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On the Move

Migration Across Generations

On the Move:
Migration Across Generations

June 29-July 4 and July 6-9, 2017

“The land flourished because it was fed from so many sources―because it was nourished by so many cultures and traditions and peoples.”
“The rhythms I play and dance collided on the American continent—then I made them my own.”

Since the first Smithsonian Folklife Festival in 1967, we have brought together recent immigrants with those who preceded them by generations—or by millennia—to examine how they have contributed to the vitality of this country. On this 50th anniversary of the Festival, On the Move further explores how American culture has been shaped by the movement of people to and within the United States.

Building on a small but innovative program from 2016, the 2017 program foregrounds the perspectives of youth, past and present. It invites intergenerational conversations about the interplay of migration, creativity, and culture. It highlights the social power of tradition and art, and focuses on how young people assume responsibility as bridge builders among communities, generations, and to the future.

Youth represent both vulnerable and powerful positions in society. They are technically “dependents” until their late teens, yet they are trailblazers and energizers of change. Today’s generation of young people—ranging from their mid-teens into their mid-thirties—are the most racially diverse population in American history. Whether themselves migrants or immigrants, they have a particular stake in the world they are inheriting together.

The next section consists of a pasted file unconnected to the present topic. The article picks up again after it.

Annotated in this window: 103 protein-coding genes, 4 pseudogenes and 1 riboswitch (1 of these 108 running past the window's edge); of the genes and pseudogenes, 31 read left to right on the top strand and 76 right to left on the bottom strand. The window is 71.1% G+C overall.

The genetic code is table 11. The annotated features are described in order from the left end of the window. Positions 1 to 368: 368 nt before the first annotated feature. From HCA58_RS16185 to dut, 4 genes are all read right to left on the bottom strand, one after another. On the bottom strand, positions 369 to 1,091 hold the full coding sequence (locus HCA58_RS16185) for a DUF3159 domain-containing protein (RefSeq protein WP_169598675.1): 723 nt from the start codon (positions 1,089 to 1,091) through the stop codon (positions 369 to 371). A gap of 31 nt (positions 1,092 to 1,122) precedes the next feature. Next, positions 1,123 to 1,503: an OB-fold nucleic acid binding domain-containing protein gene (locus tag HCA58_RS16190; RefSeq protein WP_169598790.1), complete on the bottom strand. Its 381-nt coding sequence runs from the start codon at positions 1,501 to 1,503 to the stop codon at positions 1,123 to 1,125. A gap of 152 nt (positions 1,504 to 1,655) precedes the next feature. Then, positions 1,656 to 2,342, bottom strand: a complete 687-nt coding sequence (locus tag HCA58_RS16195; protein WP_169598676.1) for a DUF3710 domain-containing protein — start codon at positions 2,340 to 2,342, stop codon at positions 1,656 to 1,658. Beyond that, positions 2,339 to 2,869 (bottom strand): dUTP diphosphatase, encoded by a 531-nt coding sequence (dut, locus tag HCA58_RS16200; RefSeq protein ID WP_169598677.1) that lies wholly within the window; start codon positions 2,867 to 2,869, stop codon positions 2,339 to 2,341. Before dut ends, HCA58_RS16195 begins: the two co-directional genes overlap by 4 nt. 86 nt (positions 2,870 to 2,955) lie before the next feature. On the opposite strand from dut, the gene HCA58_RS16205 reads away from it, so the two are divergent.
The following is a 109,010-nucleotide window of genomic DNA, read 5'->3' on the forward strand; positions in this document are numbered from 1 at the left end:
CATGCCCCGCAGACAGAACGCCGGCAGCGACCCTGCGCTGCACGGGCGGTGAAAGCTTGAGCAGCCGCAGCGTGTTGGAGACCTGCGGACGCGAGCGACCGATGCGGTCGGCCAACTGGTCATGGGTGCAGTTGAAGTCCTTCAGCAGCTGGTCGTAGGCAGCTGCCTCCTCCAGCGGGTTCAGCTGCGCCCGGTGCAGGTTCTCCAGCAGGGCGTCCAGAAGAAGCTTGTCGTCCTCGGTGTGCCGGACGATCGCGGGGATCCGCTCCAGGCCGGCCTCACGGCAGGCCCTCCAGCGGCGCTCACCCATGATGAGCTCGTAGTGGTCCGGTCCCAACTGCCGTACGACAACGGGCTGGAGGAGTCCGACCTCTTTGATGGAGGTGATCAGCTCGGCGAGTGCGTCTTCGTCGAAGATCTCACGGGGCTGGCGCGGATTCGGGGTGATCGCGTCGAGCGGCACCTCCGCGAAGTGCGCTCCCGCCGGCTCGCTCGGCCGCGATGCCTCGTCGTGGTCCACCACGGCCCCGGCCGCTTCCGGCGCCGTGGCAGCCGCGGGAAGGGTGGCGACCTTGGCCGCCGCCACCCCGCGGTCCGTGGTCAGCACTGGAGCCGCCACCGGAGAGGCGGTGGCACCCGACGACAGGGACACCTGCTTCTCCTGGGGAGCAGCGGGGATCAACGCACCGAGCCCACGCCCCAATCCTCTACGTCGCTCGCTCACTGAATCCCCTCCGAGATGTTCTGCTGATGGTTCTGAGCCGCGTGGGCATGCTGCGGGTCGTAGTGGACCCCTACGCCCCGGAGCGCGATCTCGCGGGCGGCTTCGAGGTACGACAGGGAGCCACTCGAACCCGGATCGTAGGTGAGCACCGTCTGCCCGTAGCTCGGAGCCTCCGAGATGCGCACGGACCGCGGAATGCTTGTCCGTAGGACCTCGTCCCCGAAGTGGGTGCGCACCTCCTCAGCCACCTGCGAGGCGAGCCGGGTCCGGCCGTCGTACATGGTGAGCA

Join us on the National Mall for performances, workshops, sports and visual arts demonstrations, and discussions. We will address themes of multilingualism, diversity and identity within and across cultural communities, shifting notions of belonging, high-tech and traditional ways of communication, and the disruptive and generative impacts of migration. Come explore how American communities and cultures are transformed by the movements, displacements, and interactions of diverse populations. Together we will learn and share how to build inclusive communities across the country.

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Support for this program provided by the American Anthropological Association. This program also received federal support from the Latino Initiatives Pool, administered by the Smithsonian Latino Center, and from the Asian Pacific American Initiatives Pool, administered by the Smithsonian Asian Pacific American Center.

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